Multiple police forces in the UK have denied claims that an investigation has been launched into the country's vaccination programme.
False online claims have suggested that British police have launched the "world's largest criminal investigation" into COVID-19 jabs.
Multiple videos have recently shown anti-vaccine protesters confronting health officials and emergency workers, falsely claiming that vaccines are an alleged threat to public health.
But authorities in London and Yorkshire have denied any criminal probe being launched.
In recent months, anti-vaccine protests have hit many European countries as governments began introducing vaccine mandates.
Global health officials have reiterated that COVID-19 vaccines are safe and effective, and any risks are extremely rare.
Across the UK, several demonstrators have filmed themselves entering hospitals, police stations and vaccine centres.
Once inside, they hand out fake legal documents to force health workers or police in an attempt to shut down vaccination programmes.
These fake legal documents contain a variety of unsubstantiated claims, including unfounded allegations that the UK government has committed "murder" and "war crimes".
Some of these demonstrators identify themselves as "sovereign citizens" — a movement founded in the United States in the 1970s.
This group believes they have the power to bring politicians and regulators to so-called "common law" justice.
The defunct "laws" they often cite — such as the Magna Carta — are ancient and have no legal standing today.
Routine case number used as false proof of investigation
One misleading allegation focuses on a police case number "60929679/21," filed by a West London police station.
But multiple social media posts referring to these same digits have been labelled as misleading by Facebook and other platforms.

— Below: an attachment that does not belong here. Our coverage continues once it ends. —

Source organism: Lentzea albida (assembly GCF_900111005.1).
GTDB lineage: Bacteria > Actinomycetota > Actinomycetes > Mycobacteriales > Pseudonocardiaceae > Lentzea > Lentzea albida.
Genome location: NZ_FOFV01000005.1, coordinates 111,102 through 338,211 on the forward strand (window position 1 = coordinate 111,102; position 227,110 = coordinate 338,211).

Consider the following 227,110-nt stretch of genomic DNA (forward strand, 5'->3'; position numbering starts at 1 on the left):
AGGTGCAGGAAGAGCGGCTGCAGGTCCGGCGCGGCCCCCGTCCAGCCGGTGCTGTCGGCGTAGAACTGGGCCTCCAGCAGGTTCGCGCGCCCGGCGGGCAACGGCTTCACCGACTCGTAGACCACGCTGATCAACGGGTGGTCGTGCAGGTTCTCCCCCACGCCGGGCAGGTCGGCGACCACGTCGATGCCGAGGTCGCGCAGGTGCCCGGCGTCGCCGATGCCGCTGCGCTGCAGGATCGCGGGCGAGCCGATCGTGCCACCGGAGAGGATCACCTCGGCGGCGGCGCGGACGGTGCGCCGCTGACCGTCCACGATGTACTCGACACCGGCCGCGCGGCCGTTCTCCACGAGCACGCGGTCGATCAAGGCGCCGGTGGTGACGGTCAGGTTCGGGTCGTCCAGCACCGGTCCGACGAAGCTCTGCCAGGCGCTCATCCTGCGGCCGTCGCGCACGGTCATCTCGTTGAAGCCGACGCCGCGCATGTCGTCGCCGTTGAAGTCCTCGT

The Metropolitan Police have repeatedly stated that a routine case number does not mean any investigation has been launched.
"On 20 December, a number of documents were submitted at a west London police station in support of allegations of criminality in relation to the UK's vaccine programme," a spokesperson said.
"A crime reference number was created and provided to the complainants. This is not an indication that an investigation is underway or that a crime has been committed, it merely acknowledges that an allegation has been received and recorded," they added.
"To date, there is nothing to indicate that a crime has been committed and no criminal investigation has been launched."
Elsewhere in the UK, West Yorkshire Police also told Full Fact that they have not launched any criminal investigation, debunking claims on Facebook.
"Materials were presented to officers at two West Yorkshire Police stations in early 2022 and reference numbers were created," a spokesperson said.
"No crimes have been recorded however and no criminal enquiries are ongoing by West Yorkshire Police in respect of the vaccination programme."
"We can state categorically that West Yorkshire Police have no investigations relating to this report or any other alleged criminality relating to the vaccine programme."
UK police have also stated that online encouragement to submit further alleged "evidence" to them has prolonged their work.
"Any efforts to intimidate, harass, or commit assault against emergency service workers, staff and volunteers will not be tolerated and will be treated and investigated as a criminal matter by police forces," the Metropolitan Police spokesperson added.
On Monday, opposition Labour Party leader Sir Keir Starmer had to be protected by police after being surrounded and verbally attacked by a group of protesters.
London's Metropolitan Police said two people, a man and a woman, were arrested following Monday's incident after a traffic cone was thrown at a police car.
In one of the videos posted online, a man can be heard shouting about the Magna Carta and other baseless conspiracies. Two people have been arrested after the incident, police say.